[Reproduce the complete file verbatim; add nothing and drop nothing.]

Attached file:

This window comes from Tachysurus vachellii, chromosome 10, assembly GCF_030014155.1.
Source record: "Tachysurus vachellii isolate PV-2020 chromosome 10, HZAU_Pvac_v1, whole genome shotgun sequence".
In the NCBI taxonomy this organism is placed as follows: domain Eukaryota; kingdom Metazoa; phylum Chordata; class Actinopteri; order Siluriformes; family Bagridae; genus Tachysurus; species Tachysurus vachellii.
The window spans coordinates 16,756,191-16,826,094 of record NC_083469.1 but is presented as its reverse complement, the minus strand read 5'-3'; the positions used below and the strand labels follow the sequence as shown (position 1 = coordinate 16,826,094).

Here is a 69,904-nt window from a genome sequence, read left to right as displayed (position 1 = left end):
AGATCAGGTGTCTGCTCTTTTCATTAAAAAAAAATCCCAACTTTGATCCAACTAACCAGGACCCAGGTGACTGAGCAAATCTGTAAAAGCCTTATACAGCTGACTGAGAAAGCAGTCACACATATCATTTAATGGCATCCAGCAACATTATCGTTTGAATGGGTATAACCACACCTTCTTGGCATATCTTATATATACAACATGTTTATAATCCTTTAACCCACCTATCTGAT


This window comes from Tachysurus vachellii, chromosome 10, assembly GCF_030014155.1.
Source record: "Tachysurus vachellii isolate PV-2020 chromosome 10, HZAU_Pvac_v1, whole genome shotgun sequence".
In the NCBI taxonomy this organism is placed as follows: domain Eukaryota; kingdom Metazoa; phylum Chordata; class Actinopteri; order Siluriformes; family Bagridae; genus Tachysurus; species Tachysurus vachellii.
The window spans coordinates 16,756,191-16,826,094 of record NC_083469.1 but is presented as its reverse complement, the minus strand read 5'-3'; the positions used below and the strand labels follow the sequence as shown (position 1 = coordinate 16,826,094).

Here is a 69,904-nt window from a genome sequence, read left to right as displayed (position 1 = left end):
AGATCAGGTGTCTGCTCTTTTCATTAAAAAAAAATCCCAACTTTGATCCAACTAACCAGGACCCAGGTGACTGAGCAAATCTGTAAAAGCCTTATACAGCTGACTGAGAAAGCAGTCACACATATCATTTAATGGCATCCAGCAACATTATCGTTTGAATGGGTATAACCACACCTTCTTGGCATATCTTATATATACAACATGTTTATAATCCTTTAACCCACCTATCTGAT